Aaron over at Phelanar’s Den gave us the perfect “wishlist vs. random treasure” hybrid system for doling out the goodies to the trick or trea…. I mean the party.

 

Weekly Roundup: One Last Winter is Coming Link Edition

We really had fun writing for the Winter is Coming blog carnival this week.  It was nice to have a focused theme to write on.  But we feel bad that everything we wrote was for the DMs.  So, for all the players out there, here’s one last bit for the Winter is Coming blog carnival.  It’s a link for players who want to add a cold theme to your character. We like to call it “Frost Cheese” around here, because it’s just that good.  You can hear Hamblin discuss it on Episode 4 of Level Up, our player focused podcast. (Also, if you missed yesterday’s post, here is a PDF of all the Winter is Coming stat blocks we did this week)

If you’d like to read all the Winter is Coming articles over at Wombat’s Gaming Den of Iniquity, this is your starting point.

The Fearless DM had a bone to pick this week with LFR writers, and how skill challenges are written for LFR modules.  While we would have liked to see a solution to the problem, we do agree that sometimes LFR skill challenges can be needlessly complicated.

There was a lot of talk on Twitter this week about the recent Legends & Lore articles addressing skills in the D&D system(s).  Sarah Darkmagic posted several articles exploring her thoughts on the 4e skill system, starting with this one. (Of course, we recommend all three).  Daily Encounter also weighed in with their thoughts.

At Critical Hits Dixon explored his struggle to design and perfect the one page character sheet.  We too have tried the one page sheet, though ours is double sided.  Not sure if that’s cheating or not…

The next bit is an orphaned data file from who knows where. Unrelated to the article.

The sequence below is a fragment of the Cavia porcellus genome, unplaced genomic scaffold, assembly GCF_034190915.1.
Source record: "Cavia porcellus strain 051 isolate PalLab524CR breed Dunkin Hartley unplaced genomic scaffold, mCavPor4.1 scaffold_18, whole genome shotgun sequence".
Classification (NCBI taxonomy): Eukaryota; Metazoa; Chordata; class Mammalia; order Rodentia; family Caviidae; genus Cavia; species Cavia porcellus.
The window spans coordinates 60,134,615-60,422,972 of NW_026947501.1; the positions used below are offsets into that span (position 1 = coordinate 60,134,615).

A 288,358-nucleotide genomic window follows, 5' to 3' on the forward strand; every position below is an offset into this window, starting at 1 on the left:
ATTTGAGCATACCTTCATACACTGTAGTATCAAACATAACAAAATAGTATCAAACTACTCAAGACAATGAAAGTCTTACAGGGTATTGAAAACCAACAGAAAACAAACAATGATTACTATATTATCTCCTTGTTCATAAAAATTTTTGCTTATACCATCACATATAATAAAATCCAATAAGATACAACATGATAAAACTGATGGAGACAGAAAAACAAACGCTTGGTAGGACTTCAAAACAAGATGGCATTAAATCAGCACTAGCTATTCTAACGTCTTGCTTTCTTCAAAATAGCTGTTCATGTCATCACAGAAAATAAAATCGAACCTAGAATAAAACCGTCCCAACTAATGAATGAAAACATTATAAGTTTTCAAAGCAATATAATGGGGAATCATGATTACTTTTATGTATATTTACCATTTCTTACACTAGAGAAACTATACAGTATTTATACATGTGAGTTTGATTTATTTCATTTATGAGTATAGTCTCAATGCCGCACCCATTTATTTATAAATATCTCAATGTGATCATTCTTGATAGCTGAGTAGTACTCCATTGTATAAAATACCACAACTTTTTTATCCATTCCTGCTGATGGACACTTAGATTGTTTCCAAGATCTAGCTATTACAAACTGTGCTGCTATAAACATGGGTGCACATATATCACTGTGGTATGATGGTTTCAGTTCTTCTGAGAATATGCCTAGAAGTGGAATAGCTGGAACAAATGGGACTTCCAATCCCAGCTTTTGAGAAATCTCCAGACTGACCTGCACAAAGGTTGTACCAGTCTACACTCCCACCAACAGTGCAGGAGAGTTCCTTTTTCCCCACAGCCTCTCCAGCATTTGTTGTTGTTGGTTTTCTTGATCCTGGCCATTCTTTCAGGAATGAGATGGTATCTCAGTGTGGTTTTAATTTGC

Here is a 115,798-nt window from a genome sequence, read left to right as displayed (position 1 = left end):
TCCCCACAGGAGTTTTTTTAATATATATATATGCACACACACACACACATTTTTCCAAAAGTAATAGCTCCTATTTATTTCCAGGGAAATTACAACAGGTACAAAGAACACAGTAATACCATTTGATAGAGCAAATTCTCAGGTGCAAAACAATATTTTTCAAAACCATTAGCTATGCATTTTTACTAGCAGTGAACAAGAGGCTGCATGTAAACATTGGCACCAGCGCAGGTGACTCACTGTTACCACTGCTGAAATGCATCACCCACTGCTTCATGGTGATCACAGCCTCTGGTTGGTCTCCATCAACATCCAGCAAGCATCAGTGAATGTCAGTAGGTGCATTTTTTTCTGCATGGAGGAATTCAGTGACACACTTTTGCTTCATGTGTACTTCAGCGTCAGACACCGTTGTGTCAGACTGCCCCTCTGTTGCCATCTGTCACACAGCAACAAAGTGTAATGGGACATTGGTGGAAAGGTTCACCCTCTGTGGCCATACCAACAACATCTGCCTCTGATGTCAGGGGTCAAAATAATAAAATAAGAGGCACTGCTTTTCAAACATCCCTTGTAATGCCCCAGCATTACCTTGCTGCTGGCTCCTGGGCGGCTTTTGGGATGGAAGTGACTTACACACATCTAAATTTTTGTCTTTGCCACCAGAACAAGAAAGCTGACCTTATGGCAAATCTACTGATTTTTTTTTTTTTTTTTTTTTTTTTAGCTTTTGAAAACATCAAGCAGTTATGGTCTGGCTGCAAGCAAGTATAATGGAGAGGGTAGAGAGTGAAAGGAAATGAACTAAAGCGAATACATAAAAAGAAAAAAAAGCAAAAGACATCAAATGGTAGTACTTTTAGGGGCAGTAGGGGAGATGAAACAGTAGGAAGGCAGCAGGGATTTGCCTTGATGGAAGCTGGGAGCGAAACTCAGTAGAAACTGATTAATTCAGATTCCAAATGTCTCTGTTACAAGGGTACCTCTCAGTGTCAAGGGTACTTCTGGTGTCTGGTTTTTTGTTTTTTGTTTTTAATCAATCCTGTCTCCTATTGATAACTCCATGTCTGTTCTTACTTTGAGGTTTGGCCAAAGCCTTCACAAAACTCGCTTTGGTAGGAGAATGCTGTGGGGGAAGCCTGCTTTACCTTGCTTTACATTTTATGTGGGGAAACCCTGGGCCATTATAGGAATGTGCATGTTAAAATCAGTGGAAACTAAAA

Stuffer Shack promised to multiply your game’s fun by ten by adding a simple house rule.

Neuroglyph Games gave us three reasons to give Fortune Cards a shot. We’ve gone back and forth a few times on whether they should be used, but we’re definitely leaning towards, “go for it, they’re lots of fun.”

Finally, we thought we’d remind you about the Dungeons A-Z series going on at Ben’s RPG Pile.

That’s it for this week! Let us know what you thought of the Winter is Coming blog carnival!

Weekly Roundup: 2011 Ennie Nominations Edition

Well, the Ennie nominations were announced this week.  You can check them out here; perhaps you’ll see some names, products, and blogs you recognize. And no, we don’t mean this blog.  But it is good to see our fellow bloggers getting recognition, and some for things that aren’t even blogging!  Speaking of fellow bloggers…